I recently started graduate school. Already I can tell that my work experience is a huge benefit. Before my undergraduate years I had no interest in the inner workings of computers or really any concept of what programming event meant. I really began as a sophomore. Thus it took me until my mid 20s to be comfortable enough with programming and computing to actually begin to absorb higher level concepts. However, it isn't just my computing knowledge that has improved, but my ability to focus on work and absorb information has improved. My level of motivation is also much greater, and while I am now freer to pursue courses that I choose, there is still a marked difference. I suppose that the summation of these improvements in my academic fitness can be summarized by one word, maturity.
When I think back about the amount of time and money (your money, since I was on scholarship funded by taxpayers) it makes me wonder how common this experience is? How often would a 27 year old perform markedly better than their 22 year old counterpart? What about a 23 year old vs. their 19 year old counterpart? Perhaps I was an abnormally dissolute case, but I can't help but wonder if billions of dollars and countless hour are wasted on millions of young people, who kinda don't know what else to do. With the amount of personal dept created, its something worth thinking about. There certainly are properly motivated people, my fiance is a fine example, who really crush as undergrads. And since I have absolutely no evidence I think I will get off the totally baseless, idea that most undergraduates are wasting time.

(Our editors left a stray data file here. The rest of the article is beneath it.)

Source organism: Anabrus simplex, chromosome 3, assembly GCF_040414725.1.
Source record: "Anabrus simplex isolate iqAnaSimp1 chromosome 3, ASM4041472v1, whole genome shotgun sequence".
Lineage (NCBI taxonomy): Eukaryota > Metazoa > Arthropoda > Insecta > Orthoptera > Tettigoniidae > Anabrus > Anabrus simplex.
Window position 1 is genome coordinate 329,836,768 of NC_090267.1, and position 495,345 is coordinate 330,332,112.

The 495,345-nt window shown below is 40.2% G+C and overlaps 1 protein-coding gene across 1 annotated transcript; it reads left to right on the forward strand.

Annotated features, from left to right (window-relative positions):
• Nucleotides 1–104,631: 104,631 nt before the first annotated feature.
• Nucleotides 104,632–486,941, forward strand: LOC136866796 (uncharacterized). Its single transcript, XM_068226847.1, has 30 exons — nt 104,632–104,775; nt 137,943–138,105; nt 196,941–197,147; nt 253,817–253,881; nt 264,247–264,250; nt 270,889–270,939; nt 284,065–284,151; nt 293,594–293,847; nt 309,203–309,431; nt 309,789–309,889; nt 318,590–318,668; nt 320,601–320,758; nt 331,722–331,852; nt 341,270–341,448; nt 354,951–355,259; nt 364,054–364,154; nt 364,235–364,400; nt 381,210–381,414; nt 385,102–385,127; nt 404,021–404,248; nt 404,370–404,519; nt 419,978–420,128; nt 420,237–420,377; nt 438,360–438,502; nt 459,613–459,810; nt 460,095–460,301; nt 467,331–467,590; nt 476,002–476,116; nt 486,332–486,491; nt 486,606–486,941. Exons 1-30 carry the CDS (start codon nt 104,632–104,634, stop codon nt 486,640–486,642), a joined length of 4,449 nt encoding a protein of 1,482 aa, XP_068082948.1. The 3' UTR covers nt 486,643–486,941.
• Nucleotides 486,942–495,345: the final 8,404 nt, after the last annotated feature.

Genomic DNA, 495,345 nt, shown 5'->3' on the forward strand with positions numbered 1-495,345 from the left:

I'm going to wrap up this totally rudderless rambling. Most jobs, programming included, don't require higher education. Some of the most reliable developers I've work with have no formal programming education. If someone asked me what they should do if they wanted to be a programmer, I would say "get a job". If you want to get into research "go to school". The problem with this advice is the extra crap you have to do to get a bachelors makes starting an undergraduate program after your early 20s a pretty big hassle. So really the upshot is that everything is a risk. If you go to college at a young age, you risk money time, and potentially performing too poorly to continue your education (almost got me). If you go into the work force, you risk your time, and if life sneaks up on you. However, with the proliferation of information and free courses online, I'm leaning further and further towards advising entering the work force, at least for a couple years.